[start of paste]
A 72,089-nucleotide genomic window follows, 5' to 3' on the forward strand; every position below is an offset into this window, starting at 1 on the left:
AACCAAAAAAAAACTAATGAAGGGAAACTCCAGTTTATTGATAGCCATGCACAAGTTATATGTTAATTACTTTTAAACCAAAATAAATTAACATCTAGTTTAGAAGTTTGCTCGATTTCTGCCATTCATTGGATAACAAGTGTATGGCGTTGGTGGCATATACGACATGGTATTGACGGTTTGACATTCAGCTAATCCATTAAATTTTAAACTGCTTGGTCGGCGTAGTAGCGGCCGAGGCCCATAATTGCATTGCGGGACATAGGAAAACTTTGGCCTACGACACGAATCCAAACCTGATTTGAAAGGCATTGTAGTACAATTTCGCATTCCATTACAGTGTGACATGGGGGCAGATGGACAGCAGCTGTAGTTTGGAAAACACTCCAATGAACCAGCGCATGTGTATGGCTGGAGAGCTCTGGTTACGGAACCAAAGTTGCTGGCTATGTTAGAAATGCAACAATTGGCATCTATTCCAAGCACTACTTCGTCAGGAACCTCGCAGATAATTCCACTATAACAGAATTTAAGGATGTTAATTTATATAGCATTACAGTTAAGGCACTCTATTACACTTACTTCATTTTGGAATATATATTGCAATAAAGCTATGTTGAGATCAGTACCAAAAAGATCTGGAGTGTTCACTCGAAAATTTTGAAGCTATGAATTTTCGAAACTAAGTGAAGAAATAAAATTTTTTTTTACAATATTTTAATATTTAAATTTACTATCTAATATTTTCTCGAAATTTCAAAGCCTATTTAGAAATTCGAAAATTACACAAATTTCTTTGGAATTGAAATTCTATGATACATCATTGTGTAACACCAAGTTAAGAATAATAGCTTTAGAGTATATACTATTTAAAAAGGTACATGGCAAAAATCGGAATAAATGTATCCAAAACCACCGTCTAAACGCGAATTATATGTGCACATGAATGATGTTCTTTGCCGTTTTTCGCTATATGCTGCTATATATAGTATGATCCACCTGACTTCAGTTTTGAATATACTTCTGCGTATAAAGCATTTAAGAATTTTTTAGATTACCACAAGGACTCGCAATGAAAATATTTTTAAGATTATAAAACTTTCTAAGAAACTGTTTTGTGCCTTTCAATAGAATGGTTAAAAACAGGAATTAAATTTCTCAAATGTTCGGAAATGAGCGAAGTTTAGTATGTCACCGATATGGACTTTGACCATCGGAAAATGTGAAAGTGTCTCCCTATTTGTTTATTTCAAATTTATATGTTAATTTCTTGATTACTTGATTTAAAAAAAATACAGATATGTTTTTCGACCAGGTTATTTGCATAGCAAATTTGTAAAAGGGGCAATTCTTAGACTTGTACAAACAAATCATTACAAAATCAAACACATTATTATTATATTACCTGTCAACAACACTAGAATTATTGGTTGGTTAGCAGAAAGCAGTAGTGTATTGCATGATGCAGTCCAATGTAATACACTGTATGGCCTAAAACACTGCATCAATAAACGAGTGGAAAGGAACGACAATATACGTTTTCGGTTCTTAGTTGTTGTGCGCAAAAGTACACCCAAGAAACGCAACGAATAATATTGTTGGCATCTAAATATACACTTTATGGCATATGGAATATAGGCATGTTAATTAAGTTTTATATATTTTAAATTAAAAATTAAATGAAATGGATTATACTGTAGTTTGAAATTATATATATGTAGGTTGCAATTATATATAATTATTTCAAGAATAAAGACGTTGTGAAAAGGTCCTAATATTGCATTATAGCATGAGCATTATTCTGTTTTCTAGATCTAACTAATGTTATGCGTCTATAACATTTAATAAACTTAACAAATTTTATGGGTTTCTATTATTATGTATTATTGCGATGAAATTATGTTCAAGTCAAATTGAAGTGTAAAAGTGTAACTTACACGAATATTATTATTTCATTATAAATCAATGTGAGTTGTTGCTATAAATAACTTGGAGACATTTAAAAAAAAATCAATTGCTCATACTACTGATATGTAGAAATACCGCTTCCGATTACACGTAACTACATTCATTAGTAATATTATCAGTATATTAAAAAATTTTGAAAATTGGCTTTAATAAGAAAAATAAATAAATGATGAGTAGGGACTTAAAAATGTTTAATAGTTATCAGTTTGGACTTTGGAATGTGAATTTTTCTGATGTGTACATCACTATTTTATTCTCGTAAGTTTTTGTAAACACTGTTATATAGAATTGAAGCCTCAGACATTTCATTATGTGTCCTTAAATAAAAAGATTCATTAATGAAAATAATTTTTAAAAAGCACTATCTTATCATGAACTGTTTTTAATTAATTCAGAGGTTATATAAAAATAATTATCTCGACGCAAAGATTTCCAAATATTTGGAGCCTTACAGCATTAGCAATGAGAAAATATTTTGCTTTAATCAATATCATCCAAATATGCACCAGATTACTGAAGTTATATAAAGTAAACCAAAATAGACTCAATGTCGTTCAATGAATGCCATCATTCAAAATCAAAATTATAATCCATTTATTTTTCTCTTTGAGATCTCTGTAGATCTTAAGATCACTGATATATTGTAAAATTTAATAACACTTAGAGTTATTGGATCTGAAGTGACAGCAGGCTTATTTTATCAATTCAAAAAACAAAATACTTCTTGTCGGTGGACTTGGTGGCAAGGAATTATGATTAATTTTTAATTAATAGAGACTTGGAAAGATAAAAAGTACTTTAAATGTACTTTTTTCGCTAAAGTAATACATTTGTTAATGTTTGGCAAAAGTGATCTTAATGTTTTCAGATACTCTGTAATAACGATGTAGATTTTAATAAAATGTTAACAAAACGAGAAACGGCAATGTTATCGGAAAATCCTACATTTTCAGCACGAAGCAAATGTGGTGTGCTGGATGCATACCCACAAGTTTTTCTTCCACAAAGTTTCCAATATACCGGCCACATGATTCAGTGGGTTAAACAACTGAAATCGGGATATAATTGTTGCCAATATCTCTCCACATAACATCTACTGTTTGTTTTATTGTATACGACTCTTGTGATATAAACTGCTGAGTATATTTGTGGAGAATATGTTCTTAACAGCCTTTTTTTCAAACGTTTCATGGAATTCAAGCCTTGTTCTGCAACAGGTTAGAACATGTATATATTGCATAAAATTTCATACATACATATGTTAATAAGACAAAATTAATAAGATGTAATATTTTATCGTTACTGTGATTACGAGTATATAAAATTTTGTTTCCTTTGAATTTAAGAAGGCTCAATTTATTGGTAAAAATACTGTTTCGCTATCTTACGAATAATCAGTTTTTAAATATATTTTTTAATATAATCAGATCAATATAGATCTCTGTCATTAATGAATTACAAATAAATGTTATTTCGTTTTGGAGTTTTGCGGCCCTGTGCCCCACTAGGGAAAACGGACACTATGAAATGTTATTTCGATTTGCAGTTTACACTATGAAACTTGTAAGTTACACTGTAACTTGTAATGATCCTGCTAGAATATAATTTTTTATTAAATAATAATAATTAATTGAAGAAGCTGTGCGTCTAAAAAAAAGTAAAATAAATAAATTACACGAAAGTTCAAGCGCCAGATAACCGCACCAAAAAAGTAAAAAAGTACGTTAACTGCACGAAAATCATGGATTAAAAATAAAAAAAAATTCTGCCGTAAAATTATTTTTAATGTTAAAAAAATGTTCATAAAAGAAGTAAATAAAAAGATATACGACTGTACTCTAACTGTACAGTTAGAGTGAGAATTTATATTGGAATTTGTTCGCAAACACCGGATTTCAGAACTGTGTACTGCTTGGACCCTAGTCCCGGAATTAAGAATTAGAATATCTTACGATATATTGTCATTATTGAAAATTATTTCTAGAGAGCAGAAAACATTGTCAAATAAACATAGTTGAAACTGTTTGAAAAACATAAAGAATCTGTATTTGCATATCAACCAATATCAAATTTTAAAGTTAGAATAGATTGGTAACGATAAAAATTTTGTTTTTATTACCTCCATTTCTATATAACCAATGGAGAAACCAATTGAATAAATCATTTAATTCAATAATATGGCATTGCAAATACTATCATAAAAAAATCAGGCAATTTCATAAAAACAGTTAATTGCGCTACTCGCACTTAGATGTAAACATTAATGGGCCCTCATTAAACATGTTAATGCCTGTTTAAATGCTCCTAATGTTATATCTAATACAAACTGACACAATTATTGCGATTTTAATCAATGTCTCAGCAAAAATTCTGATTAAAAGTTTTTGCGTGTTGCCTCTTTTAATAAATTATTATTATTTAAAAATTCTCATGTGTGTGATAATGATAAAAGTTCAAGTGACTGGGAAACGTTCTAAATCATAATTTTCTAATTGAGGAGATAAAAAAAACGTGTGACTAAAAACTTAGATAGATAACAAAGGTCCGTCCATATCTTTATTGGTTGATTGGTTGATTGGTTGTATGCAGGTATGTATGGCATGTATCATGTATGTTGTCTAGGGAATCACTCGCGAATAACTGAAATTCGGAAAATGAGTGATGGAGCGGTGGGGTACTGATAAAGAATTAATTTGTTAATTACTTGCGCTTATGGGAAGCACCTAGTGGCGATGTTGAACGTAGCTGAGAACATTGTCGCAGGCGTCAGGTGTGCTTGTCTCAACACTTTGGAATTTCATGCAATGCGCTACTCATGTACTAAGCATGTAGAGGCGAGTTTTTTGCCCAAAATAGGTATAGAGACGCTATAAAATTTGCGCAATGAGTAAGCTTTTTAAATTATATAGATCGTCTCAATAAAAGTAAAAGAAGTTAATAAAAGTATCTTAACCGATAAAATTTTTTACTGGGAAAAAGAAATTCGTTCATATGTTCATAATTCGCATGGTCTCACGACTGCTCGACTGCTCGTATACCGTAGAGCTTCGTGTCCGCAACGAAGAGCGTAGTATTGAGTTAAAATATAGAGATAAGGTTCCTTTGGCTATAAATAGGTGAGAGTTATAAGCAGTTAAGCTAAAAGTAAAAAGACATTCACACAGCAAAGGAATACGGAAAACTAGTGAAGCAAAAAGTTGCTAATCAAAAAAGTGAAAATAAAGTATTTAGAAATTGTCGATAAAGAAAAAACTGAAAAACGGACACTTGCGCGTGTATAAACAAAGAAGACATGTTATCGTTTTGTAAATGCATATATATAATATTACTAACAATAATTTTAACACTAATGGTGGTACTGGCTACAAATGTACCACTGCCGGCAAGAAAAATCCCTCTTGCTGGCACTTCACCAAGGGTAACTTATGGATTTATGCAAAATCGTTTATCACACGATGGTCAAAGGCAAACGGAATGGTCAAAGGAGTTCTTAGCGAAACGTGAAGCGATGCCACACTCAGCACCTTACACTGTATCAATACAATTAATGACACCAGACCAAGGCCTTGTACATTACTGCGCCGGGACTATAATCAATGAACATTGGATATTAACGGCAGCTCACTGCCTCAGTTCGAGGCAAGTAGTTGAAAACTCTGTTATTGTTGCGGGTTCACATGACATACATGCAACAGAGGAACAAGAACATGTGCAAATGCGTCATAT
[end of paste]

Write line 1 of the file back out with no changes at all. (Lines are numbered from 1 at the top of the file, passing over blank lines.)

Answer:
A 72,089-nucleotide genomic window follows, 5' to 3' on the forward strand; every position below is an offset into this window, starting at 1 on the left: